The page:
Tutorial: Managing the USB Memory

A learning plan for the Kookaberry

John Phillips

Developed by
John Phillips
Director
The AustSTEM Foundation

This Tutorial describes how to manage the files and folders in the Kookaberry’s USB memory.

Overview

File and folder download

Organisation of Folders and Files in the USB Memory

The “/app” Folder

The “/lib” Folder

The “/c3d3” folder

Root Directory

Backing Up USB memory

Repairing the USB Memory

Step 1: Starting to format (Windows)

Step 2: Formatting and reloading files

 

Overview

This memory on the Kookaberry is a serial memory chip capable of storing 4 Megabytes of information. The number of bits it is capable of storing is actually 32 Megabits as there are 8 bits in a byte. It is the little chip just above P4 on the back of the board.

It is organised and works exactly the same as a USB flash drive and is used for both storing the MicroPython source code files and the .csv files containing the data logged by the Kookaberry when in data logging mode.

MicroPython scripts (source code) is loaded as small Python text files (name.py) onto the memory by a simple drag and drop operation when the Kookaberry is mounted as a USB drive on a computer.

File and folder download

The files and folders loaded into the Kookaberry prior to delivery can be downloaded from the online version of this Tutorial.

Organisation of Folders and Files in the USB Memory

The USB memory contains three folders which store various categories of files as described below. It also contains two text files that are used for general administration.

The “/app” Folder

This folder contains all the apps that are to appear in the menu on the screen when the Kookaberry is switched on.  The “>” or “/” before a folder name shows that it is a file folder one level down from the general (root) level of the drive.

The “/lib” Folder

This folder contains collections of routine, pre-coded, library programmes (scripts) that are accessed by many apps. [Note: App programmes contain code that is particular to the app itself]

Note that these files have the form *.mpy. They are still Python scripts but have been compressed to take up less memory space. Unlike *.py files (which are pure text files), they cannot be viewed in a normal text editor.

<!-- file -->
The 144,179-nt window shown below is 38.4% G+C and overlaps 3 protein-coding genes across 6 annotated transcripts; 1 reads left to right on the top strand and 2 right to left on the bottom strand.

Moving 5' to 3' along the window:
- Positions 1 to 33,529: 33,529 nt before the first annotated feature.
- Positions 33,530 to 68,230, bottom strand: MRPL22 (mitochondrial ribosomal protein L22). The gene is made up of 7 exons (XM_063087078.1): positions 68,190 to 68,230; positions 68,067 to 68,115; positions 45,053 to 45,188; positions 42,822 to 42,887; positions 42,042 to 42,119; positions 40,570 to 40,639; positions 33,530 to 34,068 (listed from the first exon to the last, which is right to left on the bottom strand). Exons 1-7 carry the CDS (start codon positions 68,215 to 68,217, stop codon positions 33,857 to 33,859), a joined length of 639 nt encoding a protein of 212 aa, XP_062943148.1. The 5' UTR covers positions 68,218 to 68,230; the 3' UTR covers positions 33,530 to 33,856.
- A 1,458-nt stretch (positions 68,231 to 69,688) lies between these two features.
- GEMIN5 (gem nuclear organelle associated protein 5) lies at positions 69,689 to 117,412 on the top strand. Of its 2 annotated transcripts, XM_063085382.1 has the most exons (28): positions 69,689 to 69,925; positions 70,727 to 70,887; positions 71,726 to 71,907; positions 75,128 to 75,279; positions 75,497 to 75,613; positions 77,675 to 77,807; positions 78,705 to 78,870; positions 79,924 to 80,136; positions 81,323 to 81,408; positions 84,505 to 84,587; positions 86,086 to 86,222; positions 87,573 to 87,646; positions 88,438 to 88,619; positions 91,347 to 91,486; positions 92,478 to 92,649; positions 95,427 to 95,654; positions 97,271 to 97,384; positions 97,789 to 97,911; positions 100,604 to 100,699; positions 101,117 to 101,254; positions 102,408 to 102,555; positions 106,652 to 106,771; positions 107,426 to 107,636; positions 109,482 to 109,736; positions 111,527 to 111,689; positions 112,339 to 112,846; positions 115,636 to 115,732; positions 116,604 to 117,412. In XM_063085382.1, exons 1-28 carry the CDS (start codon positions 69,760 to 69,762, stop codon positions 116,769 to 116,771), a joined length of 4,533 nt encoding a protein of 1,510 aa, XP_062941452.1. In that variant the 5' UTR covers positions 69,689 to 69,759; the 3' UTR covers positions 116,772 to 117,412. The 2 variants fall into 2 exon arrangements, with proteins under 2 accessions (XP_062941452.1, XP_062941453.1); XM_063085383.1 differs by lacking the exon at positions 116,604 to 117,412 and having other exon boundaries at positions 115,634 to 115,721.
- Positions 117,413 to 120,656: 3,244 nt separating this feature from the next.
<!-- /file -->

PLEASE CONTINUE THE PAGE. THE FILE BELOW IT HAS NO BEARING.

The “/c3d3” folder

This folder contains the programmes which turn the Excel CSV files created during the data logging process into graphs which can be viewed in the web browser of a PC or Mac.

Root Directory

This is the general level of the drive and is where data and plain text files are stored. This is where the Kappconfig .txt and Ktime.txt files are located.

The Kappconfig file stores very general data used across all functions such as name; and Ktime, as its name implies, stores time data.

Files created by Kookaberry apps will also be stored here from where they can be retrieved when connected to a computer. These include

  • The Kookapp.cfg file which contains a simple ID; the radio channel number; and the data logging interval. These variables are set from the _config app which is always at the top of the Menu.
  • CSV (Excel) files containing the data measured during data logging activities (eg, count data from the CountMe app)
  • Html files containing the information needed to plot CSV data onto graphs in a web browser

NOTE: Files generated by Kookaberry apps will not appear in the computer’s USB drive file directory until after the Kookaberry receiving the data exits the app and until after the Kookaberry has been reset.

This process happens automatically when switching from battery to USB power

Backing Up USB memory

Kookaberries are supplied with the USB memory populated with a basic set of Apps and all current lib and c3d3 files.

It is good practice to connect the Kookaberry (when first received) to a computer; make a copy of the USB memory drive; and paste it to another place in the computer where it can be copied or retrieved as required.

To do this,

  • right-click the Drive (usually KOOKABERRY (D))
  • click Copy
  • Paste in a new safe location – preferably where they are backed up in the cloud eg, on OneDrive or a Google Drive

This new location should be the one into which all new files and revised versions of existing software should be loaded pending their transfer by drag-and-drop into the USB memories of connected Kookaberries.

Repairing the USB Memory

If the USB memory on a Kookaberry becomes corrupted for some reason (ie, the menu screen starts looking strange) then the drive should be formatted (ie cleaned out completely), and the folders and files copied and pasted back from the backup location

Corruption of the USB memory – which is exceedingly rare – generally occurs because the USB cable is disconnected when data is being transferred.

This can be avoided by either closing the Kookaberry drive before disconnecting, or checking that it is OK to eject the USB memory by clicking the little USB memory icon at the right of  Taskbar at the bottom of your Windows computer.

Step 1: Starting to format (Windows)

To format the Kookaberry drive, right click on the drive name in the browser menu (left hand screenshot below), and then click on Format . The window in the right hand screenshot will appear.

Click Start and a warning will appear. Click OK

       

Step 2: Formatting and reloading files

The formatting will proceed and a popup window will advise that the operation has been completed. Close the Format window.

The Kookberry (D) drive will now be empty.

Copy all the original files, plus all new or updated ones from the backed up location on your computer and paste them into the empty Kookaberry drive.

The Kookaberry will now work as well as it when you took it out of its original box

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Last updated: 6 months ago


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